“One day children were brought to Jesus in the hope that he would lay hands on them and pray over them. The disciples shooed them off. But Jesus intervened: ‘Let the children alone, don’t prevent them from coming to me. God’s kingdom is made up of people like these.’ After laying hands on them, he left.” Matthew 19:13-15 (The Message)
Our youngest loves his teacher. He was blessed last year to have two wonderful preschool teachers and this year he is blessed to have an incredible kindergarten teacher. I’ve seen her in action and yes, she is amazing. If he has to be away from me for eight hours a day, I want him to be with her. She is loving, kind, has endless patience, and makes the day fun. She has helped our five-year-old blossom at school into the fun loving, humorous, creative boy that we see at home.
A couple of months ago she was gone for two days and he had a substitute. We prepared him ahead of time and so when I went and picked him up, I asked how she was, fully expecting to hear great things. His response, “She yelled…a lot.” I asked him why she was yelling and his response was, “Because kids kept making bad choices.”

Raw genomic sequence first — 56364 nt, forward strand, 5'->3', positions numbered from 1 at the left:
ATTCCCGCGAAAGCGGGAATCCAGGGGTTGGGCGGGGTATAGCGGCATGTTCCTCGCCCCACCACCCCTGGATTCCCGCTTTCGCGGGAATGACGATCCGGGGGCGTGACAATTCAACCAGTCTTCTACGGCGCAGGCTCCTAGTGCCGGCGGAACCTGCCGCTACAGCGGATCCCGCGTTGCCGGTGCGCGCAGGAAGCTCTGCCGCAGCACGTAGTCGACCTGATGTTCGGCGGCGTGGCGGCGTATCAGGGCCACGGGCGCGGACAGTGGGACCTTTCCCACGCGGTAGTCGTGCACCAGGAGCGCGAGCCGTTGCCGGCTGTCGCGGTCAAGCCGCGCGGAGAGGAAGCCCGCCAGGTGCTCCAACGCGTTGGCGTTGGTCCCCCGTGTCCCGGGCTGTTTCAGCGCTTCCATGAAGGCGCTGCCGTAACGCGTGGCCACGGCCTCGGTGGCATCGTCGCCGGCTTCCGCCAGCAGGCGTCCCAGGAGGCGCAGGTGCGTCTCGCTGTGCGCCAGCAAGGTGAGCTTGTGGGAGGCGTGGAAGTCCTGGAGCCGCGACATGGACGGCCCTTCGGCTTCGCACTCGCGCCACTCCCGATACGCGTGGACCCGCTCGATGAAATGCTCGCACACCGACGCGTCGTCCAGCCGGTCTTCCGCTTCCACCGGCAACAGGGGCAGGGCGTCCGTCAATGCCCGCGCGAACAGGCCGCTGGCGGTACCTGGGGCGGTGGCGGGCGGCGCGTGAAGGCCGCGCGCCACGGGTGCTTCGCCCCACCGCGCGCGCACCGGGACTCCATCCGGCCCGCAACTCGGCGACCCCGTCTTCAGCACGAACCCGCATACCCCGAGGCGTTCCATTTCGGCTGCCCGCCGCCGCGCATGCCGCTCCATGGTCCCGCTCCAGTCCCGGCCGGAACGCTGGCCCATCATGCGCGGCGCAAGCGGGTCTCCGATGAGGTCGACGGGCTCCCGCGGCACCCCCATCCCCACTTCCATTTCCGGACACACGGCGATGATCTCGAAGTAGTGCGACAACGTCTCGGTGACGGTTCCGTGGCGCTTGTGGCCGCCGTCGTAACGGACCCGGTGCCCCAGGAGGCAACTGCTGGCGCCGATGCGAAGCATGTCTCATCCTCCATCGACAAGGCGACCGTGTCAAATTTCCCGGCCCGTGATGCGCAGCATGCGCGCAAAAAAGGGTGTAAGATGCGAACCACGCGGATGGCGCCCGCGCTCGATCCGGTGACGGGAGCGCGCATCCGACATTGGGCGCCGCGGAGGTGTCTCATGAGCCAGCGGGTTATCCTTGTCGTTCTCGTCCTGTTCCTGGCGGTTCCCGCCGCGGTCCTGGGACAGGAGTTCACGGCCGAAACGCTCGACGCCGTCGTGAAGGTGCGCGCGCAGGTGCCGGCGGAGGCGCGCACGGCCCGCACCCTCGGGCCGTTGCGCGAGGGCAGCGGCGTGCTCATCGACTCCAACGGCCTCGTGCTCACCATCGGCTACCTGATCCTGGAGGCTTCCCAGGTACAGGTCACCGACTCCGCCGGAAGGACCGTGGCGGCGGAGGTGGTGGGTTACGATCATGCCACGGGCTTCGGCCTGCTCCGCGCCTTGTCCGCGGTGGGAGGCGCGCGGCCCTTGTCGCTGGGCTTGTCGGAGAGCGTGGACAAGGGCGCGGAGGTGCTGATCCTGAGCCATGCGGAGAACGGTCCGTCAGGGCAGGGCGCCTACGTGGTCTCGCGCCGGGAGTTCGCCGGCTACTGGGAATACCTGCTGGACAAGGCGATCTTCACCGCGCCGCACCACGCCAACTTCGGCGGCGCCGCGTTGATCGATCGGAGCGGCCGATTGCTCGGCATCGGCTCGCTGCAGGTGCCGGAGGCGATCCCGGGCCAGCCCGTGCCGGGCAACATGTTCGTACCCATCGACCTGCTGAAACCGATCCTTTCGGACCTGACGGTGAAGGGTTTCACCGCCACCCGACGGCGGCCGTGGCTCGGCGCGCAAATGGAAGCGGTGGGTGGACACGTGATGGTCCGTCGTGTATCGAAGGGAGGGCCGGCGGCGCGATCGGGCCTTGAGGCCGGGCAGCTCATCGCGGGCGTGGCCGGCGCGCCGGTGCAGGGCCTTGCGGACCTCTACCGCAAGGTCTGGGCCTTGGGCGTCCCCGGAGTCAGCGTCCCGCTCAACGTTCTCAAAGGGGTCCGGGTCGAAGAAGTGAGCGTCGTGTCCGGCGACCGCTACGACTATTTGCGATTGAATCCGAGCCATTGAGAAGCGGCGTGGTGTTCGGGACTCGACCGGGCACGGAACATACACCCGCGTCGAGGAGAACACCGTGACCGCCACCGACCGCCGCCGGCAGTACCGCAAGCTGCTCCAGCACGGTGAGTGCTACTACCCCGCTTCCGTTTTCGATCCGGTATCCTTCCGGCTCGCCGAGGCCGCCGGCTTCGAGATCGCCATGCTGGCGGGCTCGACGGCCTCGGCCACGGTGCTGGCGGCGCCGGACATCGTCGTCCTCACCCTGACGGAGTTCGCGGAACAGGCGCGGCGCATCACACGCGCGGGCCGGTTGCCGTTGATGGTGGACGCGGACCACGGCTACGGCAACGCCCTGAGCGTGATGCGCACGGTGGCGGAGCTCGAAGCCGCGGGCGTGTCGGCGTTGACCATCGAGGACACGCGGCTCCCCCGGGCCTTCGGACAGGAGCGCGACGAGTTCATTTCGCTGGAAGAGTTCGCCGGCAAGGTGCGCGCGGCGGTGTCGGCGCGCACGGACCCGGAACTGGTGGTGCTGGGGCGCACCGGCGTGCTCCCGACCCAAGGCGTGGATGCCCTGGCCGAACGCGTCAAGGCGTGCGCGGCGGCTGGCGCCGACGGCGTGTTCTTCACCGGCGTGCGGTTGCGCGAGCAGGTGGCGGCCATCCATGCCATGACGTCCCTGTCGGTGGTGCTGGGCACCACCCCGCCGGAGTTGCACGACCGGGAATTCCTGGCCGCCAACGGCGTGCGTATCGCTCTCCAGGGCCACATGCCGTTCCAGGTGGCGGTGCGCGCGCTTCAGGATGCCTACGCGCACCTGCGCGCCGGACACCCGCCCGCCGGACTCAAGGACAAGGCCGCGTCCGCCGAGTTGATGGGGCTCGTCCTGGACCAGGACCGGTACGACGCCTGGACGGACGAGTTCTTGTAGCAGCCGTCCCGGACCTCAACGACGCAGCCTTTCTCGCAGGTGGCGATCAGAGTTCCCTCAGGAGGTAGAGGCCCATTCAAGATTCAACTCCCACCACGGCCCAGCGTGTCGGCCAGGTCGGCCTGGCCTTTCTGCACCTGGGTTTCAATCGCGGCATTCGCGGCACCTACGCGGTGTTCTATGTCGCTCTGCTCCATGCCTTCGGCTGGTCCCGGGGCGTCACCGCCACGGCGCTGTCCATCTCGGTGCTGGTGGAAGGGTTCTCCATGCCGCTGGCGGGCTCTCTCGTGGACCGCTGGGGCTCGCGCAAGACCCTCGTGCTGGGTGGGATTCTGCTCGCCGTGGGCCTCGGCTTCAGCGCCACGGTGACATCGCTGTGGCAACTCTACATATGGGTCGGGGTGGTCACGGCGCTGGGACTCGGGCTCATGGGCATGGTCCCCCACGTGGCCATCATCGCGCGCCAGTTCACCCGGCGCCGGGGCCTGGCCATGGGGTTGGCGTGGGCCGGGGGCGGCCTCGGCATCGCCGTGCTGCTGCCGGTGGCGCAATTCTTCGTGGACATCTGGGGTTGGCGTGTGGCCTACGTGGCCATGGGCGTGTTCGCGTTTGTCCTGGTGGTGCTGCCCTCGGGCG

Now, whether or not she really did yell a lot or just occasionally, whether she had “angry eyes” or just used a level of voice above a whisper, I don’t know. The point I’m making is this: Kids notice. Our littlest has never once come home and said his regular teacher yells. Not once. So, whether she has yelled and he doesn’t notice or pay attention because of how she keeps his emotional love tank filled or maybe she is truly gifted and really doesn’t yell at all.
It got me thinking about how he would describe me. Would he describe me as the teacher he adores? Or would he describe me as his substitute – “she yelled…a lot.” I’m thinking I wouldn’t pass the test.
Kids notice. They know when we’re being fake and they know when we’re genuine. They know when we pass along superficial compliments and they know when we’re authentically interested in their lives, their passions, their hobbies. They are more apt to give grace when we have consistently filled their love tanks than when we barely deposit anything.
I have a choice to make. I can choose to be more like Jesus, who filled love tanks wherever He went and left people in a better condition than when He first met them. Or I can rush around, spending my energy on things that don’t matter and don’t last, living with regrets and having to always fix relationships instead of investing in them ahead of time so that when stress comes, people’s response to me is with grace.
I’m glad our youngest had a substitute teacher a few months ago and I’m glad God cared enough about my family to ask me to “Fast yelling.” It got me thinking about which type of person I want to be. I’m making my choice…because kids notice and I want mine to look back on their childhood as having had full love tanks, not she “yelled…a lot.”
© Cheri Swalwell 2014